The disparity was stunning when Martha's Vineyard eliminated South Boston from last fall's football tournament. The Vineyard team, bolstered by $50,000 in booster support, dressed more than 40 players in the finest gear, while Southie fielded only 17 players, some of them in ragged uniforms and cleats. The Vineyard coaches, whose touchdown club pays for their scouting trips, communicated through headsets against their ill-equipped Southie counterparts and won the game, 42-14.

“A lot of times, we feel like second-class citizens,'' South Boston coach Sean Guthrie said.

Forced to improvise
The nonprofit Good Sports has eased some of the hardship by donating nearly $200,000 worth of athletic equipment to the Boston schools since 2005. Other charities have helped, including the Mark Wahlberg Youth Foundation, which has donated to Dorchester High.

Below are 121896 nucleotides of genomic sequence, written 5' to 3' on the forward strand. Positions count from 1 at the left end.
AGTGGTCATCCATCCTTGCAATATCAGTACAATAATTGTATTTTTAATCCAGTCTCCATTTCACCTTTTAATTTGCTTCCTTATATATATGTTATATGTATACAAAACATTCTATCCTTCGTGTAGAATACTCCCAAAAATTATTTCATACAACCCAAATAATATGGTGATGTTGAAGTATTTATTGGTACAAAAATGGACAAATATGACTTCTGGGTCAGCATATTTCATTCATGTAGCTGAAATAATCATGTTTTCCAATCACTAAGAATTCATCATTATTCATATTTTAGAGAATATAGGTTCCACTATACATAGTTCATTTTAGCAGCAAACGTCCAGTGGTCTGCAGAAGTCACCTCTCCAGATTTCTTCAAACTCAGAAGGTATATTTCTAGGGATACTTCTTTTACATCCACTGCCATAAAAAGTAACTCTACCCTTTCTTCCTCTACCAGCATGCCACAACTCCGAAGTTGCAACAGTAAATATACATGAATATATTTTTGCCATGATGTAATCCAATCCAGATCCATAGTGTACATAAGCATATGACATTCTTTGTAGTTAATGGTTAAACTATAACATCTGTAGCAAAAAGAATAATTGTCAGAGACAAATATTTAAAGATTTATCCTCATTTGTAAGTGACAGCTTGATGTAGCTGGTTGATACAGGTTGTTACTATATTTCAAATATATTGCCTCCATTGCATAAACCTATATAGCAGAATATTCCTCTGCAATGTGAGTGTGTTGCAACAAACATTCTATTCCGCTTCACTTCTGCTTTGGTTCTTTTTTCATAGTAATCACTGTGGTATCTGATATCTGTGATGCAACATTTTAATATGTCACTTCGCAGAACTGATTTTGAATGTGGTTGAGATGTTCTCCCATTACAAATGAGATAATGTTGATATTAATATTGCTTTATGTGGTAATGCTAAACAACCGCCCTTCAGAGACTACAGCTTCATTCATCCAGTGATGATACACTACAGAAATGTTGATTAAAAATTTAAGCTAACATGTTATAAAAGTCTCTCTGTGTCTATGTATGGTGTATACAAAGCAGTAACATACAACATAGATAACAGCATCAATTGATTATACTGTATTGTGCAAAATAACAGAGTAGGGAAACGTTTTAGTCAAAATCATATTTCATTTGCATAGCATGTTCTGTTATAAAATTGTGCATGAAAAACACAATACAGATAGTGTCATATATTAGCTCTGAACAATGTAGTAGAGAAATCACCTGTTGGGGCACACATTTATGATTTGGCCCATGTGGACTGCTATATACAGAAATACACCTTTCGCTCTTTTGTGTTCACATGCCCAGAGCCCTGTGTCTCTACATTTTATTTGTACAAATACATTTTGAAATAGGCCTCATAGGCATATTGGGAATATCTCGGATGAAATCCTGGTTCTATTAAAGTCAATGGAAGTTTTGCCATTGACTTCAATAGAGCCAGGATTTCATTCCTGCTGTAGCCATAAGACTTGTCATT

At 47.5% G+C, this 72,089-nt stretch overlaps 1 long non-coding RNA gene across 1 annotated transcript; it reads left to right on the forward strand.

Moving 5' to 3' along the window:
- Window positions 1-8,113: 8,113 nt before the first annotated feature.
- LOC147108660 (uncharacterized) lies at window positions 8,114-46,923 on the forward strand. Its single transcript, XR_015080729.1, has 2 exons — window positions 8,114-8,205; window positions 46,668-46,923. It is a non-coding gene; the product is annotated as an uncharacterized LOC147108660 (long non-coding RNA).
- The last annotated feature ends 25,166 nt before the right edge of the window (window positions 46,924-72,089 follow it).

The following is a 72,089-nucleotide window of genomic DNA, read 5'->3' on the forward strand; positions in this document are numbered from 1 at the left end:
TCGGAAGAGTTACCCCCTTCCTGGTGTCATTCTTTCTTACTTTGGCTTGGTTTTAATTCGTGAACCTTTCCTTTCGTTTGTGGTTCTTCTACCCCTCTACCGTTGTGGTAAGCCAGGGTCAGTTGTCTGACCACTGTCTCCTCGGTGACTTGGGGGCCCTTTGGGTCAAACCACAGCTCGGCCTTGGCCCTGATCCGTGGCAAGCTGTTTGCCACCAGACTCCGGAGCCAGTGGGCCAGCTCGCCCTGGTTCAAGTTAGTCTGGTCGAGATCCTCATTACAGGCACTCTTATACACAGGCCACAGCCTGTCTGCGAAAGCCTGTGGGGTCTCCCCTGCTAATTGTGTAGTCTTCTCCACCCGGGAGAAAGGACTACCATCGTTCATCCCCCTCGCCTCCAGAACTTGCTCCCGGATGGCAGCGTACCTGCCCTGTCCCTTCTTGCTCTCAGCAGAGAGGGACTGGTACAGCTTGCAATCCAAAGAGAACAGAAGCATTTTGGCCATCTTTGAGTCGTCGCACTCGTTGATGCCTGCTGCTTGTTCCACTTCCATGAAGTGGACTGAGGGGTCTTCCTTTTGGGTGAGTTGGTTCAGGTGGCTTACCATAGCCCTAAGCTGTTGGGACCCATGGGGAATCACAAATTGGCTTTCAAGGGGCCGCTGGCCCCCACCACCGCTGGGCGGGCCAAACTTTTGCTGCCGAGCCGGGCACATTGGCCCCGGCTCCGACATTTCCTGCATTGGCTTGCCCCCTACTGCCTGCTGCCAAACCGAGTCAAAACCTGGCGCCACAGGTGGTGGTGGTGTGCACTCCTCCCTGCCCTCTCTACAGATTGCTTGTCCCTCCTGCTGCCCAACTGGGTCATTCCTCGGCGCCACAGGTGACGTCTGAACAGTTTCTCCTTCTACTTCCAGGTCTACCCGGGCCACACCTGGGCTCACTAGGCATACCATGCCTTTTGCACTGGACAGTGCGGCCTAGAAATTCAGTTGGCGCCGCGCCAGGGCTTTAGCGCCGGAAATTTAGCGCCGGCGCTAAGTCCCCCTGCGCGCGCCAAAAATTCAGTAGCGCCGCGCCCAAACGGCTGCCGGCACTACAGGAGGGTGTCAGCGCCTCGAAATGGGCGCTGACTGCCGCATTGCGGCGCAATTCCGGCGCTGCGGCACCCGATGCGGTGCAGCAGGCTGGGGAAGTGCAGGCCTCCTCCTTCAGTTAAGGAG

“Unfortunately, we can only do so much for the Boston schools,'' said Christy Pugh Keswick, the chief operating officer of Good Sports. “We can give them equipment, but we can't solve their other issues.''

There is little Good Sports can do about the Hyde Park and Brighton football teams practicing on poor fields without goal posts. The Snowden basketball team plays in a cramped gym in the South End without seats for spectators.

Numerous outdoor teams have trained at remote sites without restrooms, including the Brighton football team, which routinely trudged to bathrooms at a restaurant in Cleveland Circle until City Councilor Mark Ciommo helped unlock a field house that had been shuttered for years. The decrepit facility has no running water, however, so the city last fall delivered a portable toilet to the field.

At Franklin Park, the four soccer teams from Latin Academy - varsity and JV boys and girls - share a practice field that has no soccer goal.

“That adds insult to injury,'' said boys varsity coach Dennis Allen. “If nothing else, it would be nice if our kids could practice shooting at a proper goal.''

At least Allen's team had enough uniforms. Members of the Latin Academy track team, like Charlestown and others, have so few uniforms that they need to share them during meets. “It's pretty gross,'' said Latin Academy coach Brian Leussler.